Book Reviews, Uncategorized

Fablehaven: Rise of the Evening Star by Brandon Mull


Everything with a beginning has an ending. Any magic that can be done, can be undone. Anything you make, can be unmade.

The Rise of the Evening Star is the second book in the Fablehaven series. It follows Kendra and Seth, siblings that are set to inherit a secret magical preserve that their grandparents run. The problem is another secret society is set on demolishing them to get ancient artifacts. 

I gave the first book an average of three stars, and left it with the doubt that I would ever come back to the rest of the books. Over the passed year I’ve gotten more into middle grade books. When I’m in a book slump or life slump, there’s something about them that brings me a certain comfort. As I figured this out, I found my mind drifting back to Fablehaven and its characters. I wondered how they were doing, if the books got better as many others claim. So I picked it up, and I’m glad I did.

At the end of the first book, everything seemed pretty tied up. I thought the reader and Seth and Kendra finally knew everything the grandparents did. I was wrong. Things that appeared tied up were not, or they were more than it was appeared in the first book. This really brought the book into an interesting place. Also last book a lot of it had them not knowing anything about magic. This time they knew about the magic, but also the grandparents told them more secrets in the beginning. Which also helped the book a lot. I hate plot hooked on secrets. It’s mostly frustrating, and simply makes me uninterested in reading it.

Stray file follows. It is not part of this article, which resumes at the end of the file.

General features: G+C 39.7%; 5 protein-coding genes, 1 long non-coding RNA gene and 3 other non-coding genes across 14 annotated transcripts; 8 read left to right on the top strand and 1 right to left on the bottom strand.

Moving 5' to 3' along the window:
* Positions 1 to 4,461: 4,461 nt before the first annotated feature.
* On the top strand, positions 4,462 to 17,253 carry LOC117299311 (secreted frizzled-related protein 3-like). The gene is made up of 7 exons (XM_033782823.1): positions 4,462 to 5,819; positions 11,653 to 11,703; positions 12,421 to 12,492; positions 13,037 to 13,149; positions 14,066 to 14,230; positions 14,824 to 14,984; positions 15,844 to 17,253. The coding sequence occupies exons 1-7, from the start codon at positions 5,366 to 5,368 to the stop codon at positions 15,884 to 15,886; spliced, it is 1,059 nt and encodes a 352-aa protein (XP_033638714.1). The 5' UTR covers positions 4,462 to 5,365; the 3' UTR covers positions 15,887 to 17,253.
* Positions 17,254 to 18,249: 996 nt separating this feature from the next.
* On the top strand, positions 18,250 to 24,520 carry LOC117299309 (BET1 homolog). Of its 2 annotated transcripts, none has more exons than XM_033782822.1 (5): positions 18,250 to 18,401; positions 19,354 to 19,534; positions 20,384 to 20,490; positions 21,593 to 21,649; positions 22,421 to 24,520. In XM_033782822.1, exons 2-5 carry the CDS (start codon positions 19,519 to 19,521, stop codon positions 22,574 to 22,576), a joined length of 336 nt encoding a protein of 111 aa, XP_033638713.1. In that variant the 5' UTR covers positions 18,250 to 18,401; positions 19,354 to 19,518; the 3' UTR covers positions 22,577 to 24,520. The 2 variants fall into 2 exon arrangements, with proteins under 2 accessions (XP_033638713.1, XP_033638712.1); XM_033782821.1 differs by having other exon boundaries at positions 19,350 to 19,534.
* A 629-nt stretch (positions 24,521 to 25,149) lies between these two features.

Kendra and Seth continued to grow in this book. I like how they are growing while still being kept their age. Seth acts just like my boyfriend’s nephew which yeah can be annoying, but also lovable. There are also new characters introduced in this book which only serves to flesh everyone out better.

The stakes are getting higher and more intense, and so did my enjoyment of the story. The ending caught me completely by surprise, and I find myself eagerly waiting for my next trip to the library so I can pick up the third book.

4 stars

Book Reviews

Restore Me by Tahereh Mafi – Book Review

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“Why did I think I’d be capable of running an entire continent? How did I allow myself to imagine that a supernatural ability to kill things with my skin would suddenly grant me a comprehensive understanding of political science?”

My love for Warner is still strong. That much has stayed consistent throughout the series. But, of course, Restore Me is about many, many other things besides Warner — unfortunately.

I devoured the first three Shatter Me books when they were only a trilogy. I read them all over a weekend, and then re-read them recently with Nicole. She reviewed all three of them before, but now it’s my turn.

Restore Me picks up about sixteen days after the end of Ignite Me, which continues to be my favorite book in the series. We follow Juliette and Warner in the aftermath of taking over The Reestablishment. There were a lot of loose ends to begin with, and some of them were covered, but many were not. I’ll break this down.

The characters: Anyone who’s read this series is well aware that it’s very character driven. The characters make the series worth reading. We still have Juliette, though her character development is doubtful. I still don’t know what to make of her, especially after the ending. I definitely do not trust her to run a nation. My personal favorite, Warner, is still a sweet boy (who’d hate me for calling him that). He claims he never changed, but there’s an obvious change to him, both outside and inside. Aside from the haircut, Warner is learning to be less selfless, and trusting of other people outside of Juliette. We have Kenji, possibly the greatest character ever written. Kenji is everything that’s good with the world, and more. He’s comic relief at its finest, and we finally learn more about his past.